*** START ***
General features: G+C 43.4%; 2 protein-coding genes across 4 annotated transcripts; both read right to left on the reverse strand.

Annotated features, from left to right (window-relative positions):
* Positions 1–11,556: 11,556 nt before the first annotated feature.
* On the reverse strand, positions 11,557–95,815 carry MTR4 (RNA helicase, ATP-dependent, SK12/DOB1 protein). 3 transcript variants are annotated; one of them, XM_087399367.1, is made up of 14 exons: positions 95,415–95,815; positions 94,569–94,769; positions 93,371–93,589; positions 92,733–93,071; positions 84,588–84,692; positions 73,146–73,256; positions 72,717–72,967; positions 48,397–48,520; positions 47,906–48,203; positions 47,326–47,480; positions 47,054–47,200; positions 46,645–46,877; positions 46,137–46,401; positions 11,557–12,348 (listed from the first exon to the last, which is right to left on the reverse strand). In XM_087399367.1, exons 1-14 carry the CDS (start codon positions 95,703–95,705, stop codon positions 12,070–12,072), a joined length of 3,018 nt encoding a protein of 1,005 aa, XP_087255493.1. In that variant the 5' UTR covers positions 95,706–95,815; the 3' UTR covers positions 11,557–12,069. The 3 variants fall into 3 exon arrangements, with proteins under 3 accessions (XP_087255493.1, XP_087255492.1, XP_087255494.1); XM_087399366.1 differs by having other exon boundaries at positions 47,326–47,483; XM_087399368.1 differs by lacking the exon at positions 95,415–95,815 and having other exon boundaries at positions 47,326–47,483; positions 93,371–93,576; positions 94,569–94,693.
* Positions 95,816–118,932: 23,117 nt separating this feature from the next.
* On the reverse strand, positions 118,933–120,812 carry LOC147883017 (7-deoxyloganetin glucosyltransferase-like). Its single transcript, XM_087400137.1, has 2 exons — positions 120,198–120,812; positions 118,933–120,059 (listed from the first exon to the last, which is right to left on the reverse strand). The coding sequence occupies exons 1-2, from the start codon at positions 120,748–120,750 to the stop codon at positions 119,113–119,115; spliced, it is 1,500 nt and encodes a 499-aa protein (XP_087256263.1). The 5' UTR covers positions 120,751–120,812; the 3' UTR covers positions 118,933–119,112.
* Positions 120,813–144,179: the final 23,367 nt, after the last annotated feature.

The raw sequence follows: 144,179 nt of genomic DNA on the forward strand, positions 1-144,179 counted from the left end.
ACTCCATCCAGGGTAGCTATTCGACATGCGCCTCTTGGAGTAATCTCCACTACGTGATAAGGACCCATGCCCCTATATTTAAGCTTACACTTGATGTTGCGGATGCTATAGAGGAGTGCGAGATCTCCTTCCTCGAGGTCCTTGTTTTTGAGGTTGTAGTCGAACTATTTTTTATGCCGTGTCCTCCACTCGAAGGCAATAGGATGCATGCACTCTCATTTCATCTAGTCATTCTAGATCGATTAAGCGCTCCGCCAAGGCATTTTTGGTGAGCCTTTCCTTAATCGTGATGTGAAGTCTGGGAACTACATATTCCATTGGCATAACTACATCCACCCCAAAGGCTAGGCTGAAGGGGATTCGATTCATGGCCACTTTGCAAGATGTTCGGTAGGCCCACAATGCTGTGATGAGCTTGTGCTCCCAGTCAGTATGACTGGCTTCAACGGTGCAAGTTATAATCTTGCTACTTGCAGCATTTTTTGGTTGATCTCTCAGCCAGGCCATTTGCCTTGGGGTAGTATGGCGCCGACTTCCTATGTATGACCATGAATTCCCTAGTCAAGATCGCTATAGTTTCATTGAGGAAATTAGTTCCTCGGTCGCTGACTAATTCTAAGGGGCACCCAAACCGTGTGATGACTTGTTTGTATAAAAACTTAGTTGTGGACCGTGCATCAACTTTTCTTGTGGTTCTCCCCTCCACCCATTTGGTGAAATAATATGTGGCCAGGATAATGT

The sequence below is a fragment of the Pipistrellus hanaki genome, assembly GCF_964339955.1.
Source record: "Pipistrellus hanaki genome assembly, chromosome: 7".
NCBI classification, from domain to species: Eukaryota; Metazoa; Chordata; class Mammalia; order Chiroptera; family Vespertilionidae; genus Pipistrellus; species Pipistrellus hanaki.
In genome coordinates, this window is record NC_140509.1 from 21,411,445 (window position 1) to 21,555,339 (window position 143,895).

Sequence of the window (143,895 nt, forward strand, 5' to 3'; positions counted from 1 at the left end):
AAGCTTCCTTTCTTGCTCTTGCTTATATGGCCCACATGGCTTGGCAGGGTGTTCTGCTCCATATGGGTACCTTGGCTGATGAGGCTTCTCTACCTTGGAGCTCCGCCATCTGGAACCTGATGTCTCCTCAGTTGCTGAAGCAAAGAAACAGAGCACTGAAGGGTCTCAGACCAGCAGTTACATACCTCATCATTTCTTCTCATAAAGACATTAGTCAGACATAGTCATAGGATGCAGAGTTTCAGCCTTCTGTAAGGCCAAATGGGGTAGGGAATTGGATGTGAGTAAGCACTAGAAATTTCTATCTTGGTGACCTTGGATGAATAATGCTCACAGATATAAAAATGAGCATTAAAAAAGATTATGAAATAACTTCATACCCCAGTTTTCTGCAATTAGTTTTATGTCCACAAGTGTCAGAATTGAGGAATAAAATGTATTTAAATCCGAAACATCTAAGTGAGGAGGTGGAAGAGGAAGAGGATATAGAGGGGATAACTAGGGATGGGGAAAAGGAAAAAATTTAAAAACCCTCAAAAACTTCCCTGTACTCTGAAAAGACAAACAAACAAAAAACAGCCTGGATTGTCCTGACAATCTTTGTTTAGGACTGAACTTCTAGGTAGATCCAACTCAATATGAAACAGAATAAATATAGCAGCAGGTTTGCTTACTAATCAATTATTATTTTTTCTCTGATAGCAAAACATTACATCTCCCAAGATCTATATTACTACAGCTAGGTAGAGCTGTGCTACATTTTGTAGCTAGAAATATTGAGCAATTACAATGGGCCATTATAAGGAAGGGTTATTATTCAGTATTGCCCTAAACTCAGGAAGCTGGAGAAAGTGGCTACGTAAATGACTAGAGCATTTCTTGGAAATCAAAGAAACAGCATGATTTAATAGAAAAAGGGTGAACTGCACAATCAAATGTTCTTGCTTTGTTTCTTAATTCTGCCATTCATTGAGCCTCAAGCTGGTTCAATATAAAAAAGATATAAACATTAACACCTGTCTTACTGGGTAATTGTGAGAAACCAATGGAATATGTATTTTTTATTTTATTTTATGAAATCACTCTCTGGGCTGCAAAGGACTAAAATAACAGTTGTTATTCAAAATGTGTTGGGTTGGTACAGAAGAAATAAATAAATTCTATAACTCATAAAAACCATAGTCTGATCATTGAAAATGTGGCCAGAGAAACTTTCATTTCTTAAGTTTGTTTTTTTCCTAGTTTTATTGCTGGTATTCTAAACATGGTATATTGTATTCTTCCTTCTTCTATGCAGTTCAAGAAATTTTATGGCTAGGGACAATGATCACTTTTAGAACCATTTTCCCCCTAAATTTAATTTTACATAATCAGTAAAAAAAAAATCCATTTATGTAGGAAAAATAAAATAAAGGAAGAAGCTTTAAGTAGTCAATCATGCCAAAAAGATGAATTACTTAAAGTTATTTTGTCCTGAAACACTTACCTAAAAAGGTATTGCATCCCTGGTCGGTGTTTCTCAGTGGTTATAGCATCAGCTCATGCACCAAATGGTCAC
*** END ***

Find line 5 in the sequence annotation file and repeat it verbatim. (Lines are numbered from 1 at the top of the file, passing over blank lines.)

* Positions 95,816–118,932: 23,117 nt separating this feature from the next.